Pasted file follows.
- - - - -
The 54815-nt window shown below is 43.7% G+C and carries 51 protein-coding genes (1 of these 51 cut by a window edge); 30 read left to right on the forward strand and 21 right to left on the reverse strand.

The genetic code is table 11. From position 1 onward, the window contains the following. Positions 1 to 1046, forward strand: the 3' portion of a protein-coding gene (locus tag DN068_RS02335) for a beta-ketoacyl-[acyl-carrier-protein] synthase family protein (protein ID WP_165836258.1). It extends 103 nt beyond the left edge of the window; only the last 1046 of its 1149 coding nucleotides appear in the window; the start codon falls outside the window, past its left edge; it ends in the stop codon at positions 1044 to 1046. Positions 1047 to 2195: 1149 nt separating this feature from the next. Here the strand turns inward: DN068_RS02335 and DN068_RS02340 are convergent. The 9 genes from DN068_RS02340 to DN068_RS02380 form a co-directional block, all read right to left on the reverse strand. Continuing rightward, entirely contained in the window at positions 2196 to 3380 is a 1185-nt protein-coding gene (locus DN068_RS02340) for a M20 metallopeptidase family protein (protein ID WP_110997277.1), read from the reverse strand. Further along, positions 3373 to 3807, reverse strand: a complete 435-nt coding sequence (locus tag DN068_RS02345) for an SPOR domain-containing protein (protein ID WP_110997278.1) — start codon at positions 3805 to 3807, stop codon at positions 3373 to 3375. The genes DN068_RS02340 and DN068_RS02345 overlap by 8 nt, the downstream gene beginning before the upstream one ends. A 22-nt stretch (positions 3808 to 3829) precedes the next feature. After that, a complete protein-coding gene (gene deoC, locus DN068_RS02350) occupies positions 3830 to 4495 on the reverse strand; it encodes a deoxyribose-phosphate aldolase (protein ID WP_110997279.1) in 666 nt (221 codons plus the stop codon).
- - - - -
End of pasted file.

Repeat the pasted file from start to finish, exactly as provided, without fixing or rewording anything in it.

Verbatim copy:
The 54815-nt window shown below is 43.7% G+C and carries 51 protein-coding genes (1 of these 51 cut by a window edge); 30 read left to right on the forward strand and 21 right to left on the reverse strand.

The genetic code is table 11. From position 1 onward, the window contains the following. Positions 1 to 1046, forward strand: the 3' portion of a protein-coding gene (locus tag DN068_RS02335) for a beta-ketoacyl-[acyl-carrier-protein] synthase family protein (protein ID WP_165836258.1). It extends 103 nt beyond the left edge of the window; only the last 1046 of its 1149 coding nucleotides appear in the window; the start codon falls outside the window, past its left edge; it ends in the stop codon at positions 1044 to 1046. Positions 1047 to 2195: 1149 nt separating this feature from the next. Here the strand turns inward: DN068_RS02335 and DN068_RS02340 are convergent. The 9 genes from DN068_RS02340 to DN068_RS02380 form a co-directional block, all read right to left on the reverse strand. Continuing rightward, entirely contained in the window at positions 2196 to 3380 is a 1185-nt protein-coding gene (locus DN068_RS02340) for a M20 metallopeptidase family protein (protein ID WP_110997277.1), read from the reverse strand. Further along, positions 3373 to 3807, reverse strand: a complete 435-nt coding sequence (locus tag DN068_RS02345) for an SPOR domain-containing protein (protein ID WP_110997278.1) — start codon at positions 3805 to 3807, stop codon at positions 3373 to 3375. The genes DN068_RS02340 and DN068_RS02345 overlap by 8 nt, the downstream gene beginning before the upstream one ends. A 22-nt stretch (positions 3808 to 3829) precedes the next feature. After that, a complete protein-coding gene (gene deoC, locus DN068_RS02350) occupies positions 3830 to 4495 on the reverse strand; it encodes a deoxyribose-phosphate aldolase (protein ID WP_110997279.1) in 666 nt (221 codons plus the stop codon).